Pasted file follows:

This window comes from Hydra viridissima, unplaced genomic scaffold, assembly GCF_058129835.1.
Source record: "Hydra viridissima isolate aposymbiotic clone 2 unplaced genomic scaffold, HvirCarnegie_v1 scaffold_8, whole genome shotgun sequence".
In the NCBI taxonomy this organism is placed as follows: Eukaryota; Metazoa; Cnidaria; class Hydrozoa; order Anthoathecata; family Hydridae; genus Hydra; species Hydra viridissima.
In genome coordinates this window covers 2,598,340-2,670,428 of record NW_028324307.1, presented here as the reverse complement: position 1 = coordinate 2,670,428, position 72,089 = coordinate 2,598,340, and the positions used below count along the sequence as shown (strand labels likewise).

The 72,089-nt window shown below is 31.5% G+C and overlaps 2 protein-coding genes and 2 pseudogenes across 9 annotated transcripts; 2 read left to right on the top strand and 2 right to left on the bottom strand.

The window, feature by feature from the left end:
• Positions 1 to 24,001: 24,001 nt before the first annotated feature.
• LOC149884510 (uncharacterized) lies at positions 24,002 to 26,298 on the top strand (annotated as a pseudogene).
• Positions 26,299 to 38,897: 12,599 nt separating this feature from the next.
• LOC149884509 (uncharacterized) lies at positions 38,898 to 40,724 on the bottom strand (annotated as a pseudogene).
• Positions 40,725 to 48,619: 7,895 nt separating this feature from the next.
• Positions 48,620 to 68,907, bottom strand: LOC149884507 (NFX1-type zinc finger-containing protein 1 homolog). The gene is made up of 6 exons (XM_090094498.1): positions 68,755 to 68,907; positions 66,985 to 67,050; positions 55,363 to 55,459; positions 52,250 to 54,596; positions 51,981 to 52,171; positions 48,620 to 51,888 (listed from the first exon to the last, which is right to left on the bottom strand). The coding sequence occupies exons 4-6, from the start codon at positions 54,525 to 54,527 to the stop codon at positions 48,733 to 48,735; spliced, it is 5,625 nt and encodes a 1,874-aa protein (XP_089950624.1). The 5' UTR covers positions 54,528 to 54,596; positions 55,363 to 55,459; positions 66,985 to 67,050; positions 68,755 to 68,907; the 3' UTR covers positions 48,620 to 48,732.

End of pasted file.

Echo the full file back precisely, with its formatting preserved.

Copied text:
This window comes from Hydra viridissima, unplaced genomic scaffold, assembly GCF_058129835.1.
Source record: "Hydra viridissima isolate aposymbiotic clone 2 unplaced genomic scaffold, HvirCarnegie_v1 scaffold_8, whole genome shotgun sequence".
In the NCBI taxonomy this organism is placed as follows: Eukaryota; Metazoa; Cnidaria; class Hydrozoa; order Anthoathecata; family Hydridae; genus Hydra; species Hydra viridissima.
In genome coordinates this window covers 2,598,340-2,670,428 of record NW_028324307.1, presented here as the reverse complement: position 1 = coordinate 2,670,428, position 72,089 = coordinate 2,598,340, and the positions used below count along the sequence as shown (strand labels likewise).

The 72,089-nt window shown below is 31.5% G+C and overlaps 2 protein-coding genes and 2 pseudogenes across 9 annotated transcripts; 2 read left to right on the top strand and 2 right to left on the bottom strand.

The window, feature by feature from the left end:
• Positions 1 to 24,001: 24,001 nt before the first annotated feature.
• LOC149884510 (uncharacterized) lies at positions 24,002 to 26,298 on the top strand (annotated as a pseudogene).
• Positions 26,299 to 38,897: 12,599 nt separating this feature from the next.
• LOC149884509 (uncharacterized) lies at positions 38,898 to 40,724 on the bottom strand (annotated as a pseudogene).
• Positions 40,725 to 48,619: 7,895 nt separating this feature from the next.
• Positions 48,620 to 68,907, bottom strand: LOC149884507 (NFX1-type zinc finger-containing protein 1 homolog). The gene is made up of 6 exons (XM_090094498.1): positions 68,755 to 68,907; positions 66,985 to 67,050; positions 55,363 to 55,459; positions 52,250 to 54,596; positions 51,981 to 52,171; positions 48,620 to 51,888 (listed from the first exon to the last, which is right to left on the bottom strand). The coding sequence occupies exons 4-6, from the start codon at positions 54,525 to 54,527 to the stop codon at positions 48,733 to 48,735; spliced, it is 5,625 nt and encodes a 1,874-aa protein (XP_089950624.1). The 5' UTR covers positions 54,528 to 54,596; positions 55,363 to 55,459; positions 66,985 to 67,050; positions 68,755 to 68,907; the 3' UTR covers positions 48,620 to 48,732.